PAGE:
TWENTY years ago, a 24ft chair appeared on a roadside grass verge between Northallerton and Darlington with a word “Why?” etched on top of it.

Officials from North Yorkshire County Council pondered the existential meaning of the chair. "It looks as if it has just been dropped there,” said a spokesman. “We don't know what it is supposed to represent or how it got there.”

The spokesman speculated that it might have something to do with the approaching summer solstice, but before busloads of druids could descend on the A167 near Great Smeaton, the council decided the chair was a traffic hazard and so took it away.

Two months later during the summer of 2003, a 30ft grandfather clock arose in a nearby field. It was made of telegraph poles and weighed about two-and-a-half tons.

It still stands, looking a little weathered nowadays, on Black Man’s Corner to the north of Smeaton, where the B1263 heads west off the A167 to the Cowtons and Scorton.

The grandfather clock as it looks today beside the A167

The grandfather clock as it looks today beside the A167

After recent articles here about Sample’s saddlery, which was a landmark for two centuries in the centre of Smeaton during the coaching era, reader Paul Reid asked what this more modern landmark signified in the field. Many thanks to all who responded.

The clock was put up by farmer and furniture maker Neale Richmond, who lives on a farm nearby. “I had a fetish for making oversized furniture,” says Neale. “I placed the chair in a layby and left it to see what might happen, and the council came and took it away, and so I put the clock inside the field.”

At the time, Neale was trying to raise his value in an auction which was a fundraiser for East Cowton village hall. He made a smaller version of the clock to sell in aid of the village hall.

If a 30ft grandfather clock wasn’t eye-catching enough, four years later, Neale’s uncle, Harry Sissen, climbed to the top of it dressed in a bright red parrot costume. Mr Sissen had been convicted in 1998 of smuggling rare parrots into the country, a charge which to this day that he vehemently denies. His birds had been confiscated by Customs and Excise, and Mr Sissen was demanding their return from the top of the clock.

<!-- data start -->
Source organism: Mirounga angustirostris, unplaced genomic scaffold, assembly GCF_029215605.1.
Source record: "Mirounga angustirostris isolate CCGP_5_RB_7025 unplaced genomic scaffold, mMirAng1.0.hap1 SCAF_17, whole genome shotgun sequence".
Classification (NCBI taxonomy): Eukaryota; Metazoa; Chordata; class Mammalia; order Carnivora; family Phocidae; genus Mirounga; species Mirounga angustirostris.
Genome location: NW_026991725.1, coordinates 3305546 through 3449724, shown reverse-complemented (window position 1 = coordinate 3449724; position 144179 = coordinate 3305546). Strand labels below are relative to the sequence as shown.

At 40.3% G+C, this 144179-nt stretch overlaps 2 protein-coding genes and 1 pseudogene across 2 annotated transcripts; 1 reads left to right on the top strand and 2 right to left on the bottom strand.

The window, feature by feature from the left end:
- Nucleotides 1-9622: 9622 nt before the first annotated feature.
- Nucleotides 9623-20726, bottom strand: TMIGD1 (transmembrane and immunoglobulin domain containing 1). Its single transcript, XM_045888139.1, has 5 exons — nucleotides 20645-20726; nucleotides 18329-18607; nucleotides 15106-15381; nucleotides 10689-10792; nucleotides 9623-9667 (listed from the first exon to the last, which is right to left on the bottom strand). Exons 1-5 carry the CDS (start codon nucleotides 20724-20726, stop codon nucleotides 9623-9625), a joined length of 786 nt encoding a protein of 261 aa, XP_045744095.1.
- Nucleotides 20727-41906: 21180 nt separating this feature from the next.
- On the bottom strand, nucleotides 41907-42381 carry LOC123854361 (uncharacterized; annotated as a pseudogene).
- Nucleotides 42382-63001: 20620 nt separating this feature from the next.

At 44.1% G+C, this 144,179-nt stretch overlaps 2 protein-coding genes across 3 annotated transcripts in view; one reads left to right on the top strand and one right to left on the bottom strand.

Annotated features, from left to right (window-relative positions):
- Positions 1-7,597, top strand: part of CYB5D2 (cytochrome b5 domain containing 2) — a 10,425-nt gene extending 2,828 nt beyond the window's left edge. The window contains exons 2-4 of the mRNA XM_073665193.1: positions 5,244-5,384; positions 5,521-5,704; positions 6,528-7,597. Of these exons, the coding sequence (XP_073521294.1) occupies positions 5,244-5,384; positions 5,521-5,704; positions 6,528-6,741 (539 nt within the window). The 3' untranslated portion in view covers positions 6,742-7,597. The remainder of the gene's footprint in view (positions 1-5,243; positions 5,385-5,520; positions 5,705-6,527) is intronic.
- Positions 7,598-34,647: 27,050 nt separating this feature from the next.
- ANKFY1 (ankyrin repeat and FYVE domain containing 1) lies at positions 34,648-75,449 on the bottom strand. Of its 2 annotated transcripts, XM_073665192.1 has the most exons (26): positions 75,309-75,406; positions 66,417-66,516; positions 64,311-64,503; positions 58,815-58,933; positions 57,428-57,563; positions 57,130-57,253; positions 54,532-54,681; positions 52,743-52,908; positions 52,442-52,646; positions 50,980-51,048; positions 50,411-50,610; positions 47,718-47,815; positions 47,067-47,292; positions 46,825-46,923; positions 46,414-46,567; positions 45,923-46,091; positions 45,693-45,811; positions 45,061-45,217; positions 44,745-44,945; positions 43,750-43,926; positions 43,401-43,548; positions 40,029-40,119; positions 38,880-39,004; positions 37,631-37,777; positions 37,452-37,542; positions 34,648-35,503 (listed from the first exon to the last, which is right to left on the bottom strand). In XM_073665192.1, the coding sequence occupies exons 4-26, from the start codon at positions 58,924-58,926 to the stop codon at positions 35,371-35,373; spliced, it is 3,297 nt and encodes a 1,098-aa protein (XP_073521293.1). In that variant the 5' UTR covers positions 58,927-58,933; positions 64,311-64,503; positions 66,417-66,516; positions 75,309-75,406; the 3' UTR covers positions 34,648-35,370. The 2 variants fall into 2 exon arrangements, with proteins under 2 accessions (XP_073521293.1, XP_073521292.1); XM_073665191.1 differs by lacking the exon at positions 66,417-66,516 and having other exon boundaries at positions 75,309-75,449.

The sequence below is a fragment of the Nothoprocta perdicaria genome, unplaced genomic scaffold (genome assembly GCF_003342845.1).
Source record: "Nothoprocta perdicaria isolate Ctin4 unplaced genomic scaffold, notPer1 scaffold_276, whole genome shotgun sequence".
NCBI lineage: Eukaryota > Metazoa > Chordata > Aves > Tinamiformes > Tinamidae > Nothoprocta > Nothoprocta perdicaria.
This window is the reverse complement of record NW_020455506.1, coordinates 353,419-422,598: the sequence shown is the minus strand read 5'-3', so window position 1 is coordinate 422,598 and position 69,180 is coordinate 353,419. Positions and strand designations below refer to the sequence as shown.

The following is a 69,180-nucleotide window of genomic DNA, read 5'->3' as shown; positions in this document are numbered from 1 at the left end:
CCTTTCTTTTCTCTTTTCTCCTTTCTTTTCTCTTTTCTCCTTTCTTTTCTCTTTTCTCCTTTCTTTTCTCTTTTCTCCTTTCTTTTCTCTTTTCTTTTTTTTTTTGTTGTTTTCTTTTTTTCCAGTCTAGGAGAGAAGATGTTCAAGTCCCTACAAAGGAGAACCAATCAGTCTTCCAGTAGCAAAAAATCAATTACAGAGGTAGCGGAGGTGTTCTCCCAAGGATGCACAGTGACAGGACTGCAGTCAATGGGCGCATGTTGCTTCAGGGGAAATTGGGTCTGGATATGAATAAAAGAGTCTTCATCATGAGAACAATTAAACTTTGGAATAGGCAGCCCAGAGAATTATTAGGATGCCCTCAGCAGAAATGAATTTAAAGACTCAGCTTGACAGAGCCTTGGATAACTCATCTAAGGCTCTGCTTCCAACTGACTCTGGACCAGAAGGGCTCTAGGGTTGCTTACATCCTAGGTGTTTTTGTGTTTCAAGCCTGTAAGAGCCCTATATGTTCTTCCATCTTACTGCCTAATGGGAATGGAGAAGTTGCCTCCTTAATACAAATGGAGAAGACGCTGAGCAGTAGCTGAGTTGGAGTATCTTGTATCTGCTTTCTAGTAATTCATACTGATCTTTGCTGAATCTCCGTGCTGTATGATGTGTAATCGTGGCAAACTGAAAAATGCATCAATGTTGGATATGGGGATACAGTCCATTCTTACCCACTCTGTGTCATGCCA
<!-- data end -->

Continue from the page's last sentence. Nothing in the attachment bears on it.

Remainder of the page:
The Sissen family have owned land on the corner since the 1950s and Harry, now 83, remembers that the grandfather clock was erected on the base of an old windmill. It drew water out of a borehole and fed the neighbouring property, now known as Plantation House but previously called the Black Man Inn – just like the pubs, smithy and saddlery in Smeaton, it served travellers in the coaching age on the Great North Road.

The old coaching inn at Black Mans Corners as it can be seen on Google StreetView

The old coaching inn at Black Man's Corners as it can be seen on Google StreetView

The inn was in the middle of a notorious series of corners – Black Man’s Corners – at the bottom of a damp dip. In the gloaming, as the mist rose off the wetland, a ghostly figure of a man in black would appear beside the Great North Road and lure travellers to a terrible fate as they took one of the Black Man’s Corners too fast.

It has to be said that the Sissens have not had any spooky encounters with roadside renegades, although they do agree that the corner field can be surprisingly damp. In 1973, the reputation of Black Man’s Corners was such that the highways authorities agreed to straighten out the dead man’s curves. They parked their heavy plant in the field overnight and were amazed next morning to find that it had sunk into an underground watercourse.

It must have been this watercourse that the old windmill drew the water from.

Fortunately, they did such a good job in restoring the field that it provides a stable footing for Neale’s 30ft, two-and-a-half ton grandfather clock which still stands proud as a landmark after 20 years.

“It did work briefly,” says Neale. “Maybe now I know it is a genuine landmark, I might fix it…”